The Other Half of Augusta Hope

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Member Reviews

I enjoyed this novel, but definitely not one of my favourites of 2019.
I found it quite slow going, and never felt I really connected with any of the characters.
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A beautiful book that will stay with me for a long time. The impact of one small decision on your life is explored here in a way I've never encountered before. I laughed, I cried, and the characters are still fresh in my mind many weeks after reading. A bestseller for sure.
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This book was a total surprise and such a beautifully written book. The parallels in the lives of the characters and where one small decision can lead you to cross paths with someone you did not know would be the love of your life. I laughed and cried in equal measure and I would love to read how Augusta found her new life ten years on! I shall be highly recommending this to my friends.
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I absolutely loved this book although at times I was reading it through tears as it was so moving.
Joanna Glen's writing is so clever and so pared down it can tell you everything you need to know in one sentence. There's no waffle, it's  just beautifully crafted, conveying huge tidal waves of emotion in a few words.
I loved the way Augusta and Parfait's lives were slowly but inevitably moving closer and closer and although I was eager for this to happen I also savoured every word getting to that point.
It's a book about loss and grief but don't let that put you off because it's also about survival, coping and doing what you need to do to be happy.
Amazing debut.
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The Other Half of Augusta Hope is an enchanting read. The descriptive language is beautiful, both in relation to the personalities of the characters and also the various locations. The colours and sounds of England, Spain and Burundi were expertly brought to life.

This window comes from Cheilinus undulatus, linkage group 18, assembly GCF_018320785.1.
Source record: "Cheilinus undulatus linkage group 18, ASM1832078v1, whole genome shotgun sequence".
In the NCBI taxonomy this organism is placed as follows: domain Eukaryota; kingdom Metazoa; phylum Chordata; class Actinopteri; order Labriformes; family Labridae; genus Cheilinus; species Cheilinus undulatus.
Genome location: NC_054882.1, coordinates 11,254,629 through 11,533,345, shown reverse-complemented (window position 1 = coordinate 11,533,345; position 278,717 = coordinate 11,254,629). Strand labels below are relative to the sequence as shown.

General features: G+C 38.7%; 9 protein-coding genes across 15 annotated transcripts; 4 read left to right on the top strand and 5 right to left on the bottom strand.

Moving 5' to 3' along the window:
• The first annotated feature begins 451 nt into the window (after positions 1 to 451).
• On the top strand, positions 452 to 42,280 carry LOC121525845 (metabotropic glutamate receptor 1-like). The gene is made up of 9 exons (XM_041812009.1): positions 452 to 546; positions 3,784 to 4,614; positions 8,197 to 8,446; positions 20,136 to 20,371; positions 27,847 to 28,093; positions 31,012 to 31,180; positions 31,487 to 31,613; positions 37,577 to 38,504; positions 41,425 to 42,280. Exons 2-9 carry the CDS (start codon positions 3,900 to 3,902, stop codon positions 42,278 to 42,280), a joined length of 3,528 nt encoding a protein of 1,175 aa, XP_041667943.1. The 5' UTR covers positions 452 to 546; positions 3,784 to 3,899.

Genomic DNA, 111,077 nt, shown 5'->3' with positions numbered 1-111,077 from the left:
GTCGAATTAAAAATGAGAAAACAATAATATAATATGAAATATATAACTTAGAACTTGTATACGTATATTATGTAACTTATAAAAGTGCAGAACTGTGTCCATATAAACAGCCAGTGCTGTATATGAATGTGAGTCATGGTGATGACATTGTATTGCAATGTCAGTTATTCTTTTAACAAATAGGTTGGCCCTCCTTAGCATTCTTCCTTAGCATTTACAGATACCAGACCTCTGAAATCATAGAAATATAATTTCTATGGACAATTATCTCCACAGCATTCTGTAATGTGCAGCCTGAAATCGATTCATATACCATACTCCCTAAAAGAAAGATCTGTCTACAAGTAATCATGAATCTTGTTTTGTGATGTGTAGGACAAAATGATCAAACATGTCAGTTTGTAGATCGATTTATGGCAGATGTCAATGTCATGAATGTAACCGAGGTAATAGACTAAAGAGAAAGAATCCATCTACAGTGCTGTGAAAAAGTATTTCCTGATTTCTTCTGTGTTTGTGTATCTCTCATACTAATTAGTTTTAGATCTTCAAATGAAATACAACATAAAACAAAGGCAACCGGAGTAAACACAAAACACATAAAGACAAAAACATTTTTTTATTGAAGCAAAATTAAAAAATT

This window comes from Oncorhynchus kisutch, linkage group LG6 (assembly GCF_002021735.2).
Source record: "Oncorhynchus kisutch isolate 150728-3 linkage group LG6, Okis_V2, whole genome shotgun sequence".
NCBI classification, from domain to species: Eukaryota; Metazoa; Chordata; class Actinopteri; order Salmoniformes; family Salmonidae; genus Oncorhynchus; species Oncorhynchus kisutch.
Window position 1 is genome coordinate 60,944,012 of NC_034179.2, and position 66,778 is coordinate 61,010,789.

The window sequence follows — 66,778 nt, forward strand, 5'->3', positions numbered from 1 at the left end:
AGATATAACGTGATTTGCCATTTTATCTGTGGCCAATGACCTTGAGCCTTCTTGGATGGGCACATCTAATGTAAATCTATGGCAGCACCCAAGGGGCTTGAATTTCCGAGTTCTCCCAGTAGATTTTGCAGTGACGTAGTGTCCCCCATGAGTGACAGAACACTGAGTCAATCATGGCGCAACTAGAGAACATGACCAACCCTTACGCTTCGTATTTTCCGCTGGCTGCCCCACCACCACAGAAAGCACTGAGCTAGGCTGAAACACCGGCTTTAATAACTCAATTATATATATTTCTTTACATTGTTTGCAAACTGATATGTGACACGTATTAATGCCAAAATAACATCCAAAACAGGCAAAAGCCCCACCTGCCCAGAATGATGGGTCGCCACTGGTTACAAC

The story is passionate and emotional; sometimes sad and in the end uplifting. I thoroughly recommend it.
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I really didn’t enjoy this book at all. It has taken me days to read it. The only reason I didn’t give up on the book was because it was an ARC and I agreed to write a review. Which I couldn’t do if I gave up on it. Secondly I kept hoping that the book would improve, unfortunately that didn’t happen for me.

Augusta Hope is the youngest twin and born the day after her sister Julia. Augusta always feels as though she is the odd one out in her family.

She surrounds herself with words, and by the age of six she starts to memorise the dictionary. She seems to get something from the words that she just doesn’t get from her family. She also seems to end up alienating her family with her smart mouth and big words. Which her mother and father seem to look down on.

One day she is looking at a globe of the world and she comes across Burundi. She likes the way Burundi sounds when she says it, and from that day on she is obsessed with anything she can find out about the country. So much so that she drives her sister Julia mad with all of the facts.

Once Augusta starts high school she also becomes obsessed with learning Spanish and Latin. When she and her sister are 14 the family goes on a holiday to Spain, where they stay at the holiday home of one of their neighbours.

Something happens on the last day of their holiday but Augusta can’t get any information out of her family. As she wasn’t with them when they went out for a early morning breakfast on the beach she decided she wanted to stay in the villa. Augusta always knew something had happened as her sister Julia was changed forever.

When tragedy strikes their family years later, things come to ahead and Augusta finally finds out what had been troubling her sister since the family holiday in Spain.

Augusta ends up going back to Spain as she can no longer stand to live at home with her parents, after all of the tragedies. This is where she meet Parfait and finally her life seems to make sense, and for the first time she feels at home and happy.

Parfait is from Burundi and all he has ever know is the cruel world he has grown up in. Burundi is constantly at war and he sees most of his family murdered or brutally attacked. He become friends this their local priest at the missionary who was originally from Spain. The priest tells Parfait about his country and teaches him to speak Spanish.

When Parfait is a bit older he and his younger brother walk all the way from Burundi to Morocco. When they get to Morocco they meet up with another missionary who will help they get to Spain, but Parfait and his brother are sure that the missionary wants them to go back to Burundi, so in the middle of the night they sneak out and steal a boat. But tragedy strikes Parfait’s life again, which he hopes he will be able to slowly rebuild in Spain.

The majority of this book is about Augusta and Parfait’s childhood up until they both meet up in Spain as adults.

Unfortunately I can only give this book one star, as it just wasn’t for me and I didn’t enjoy it.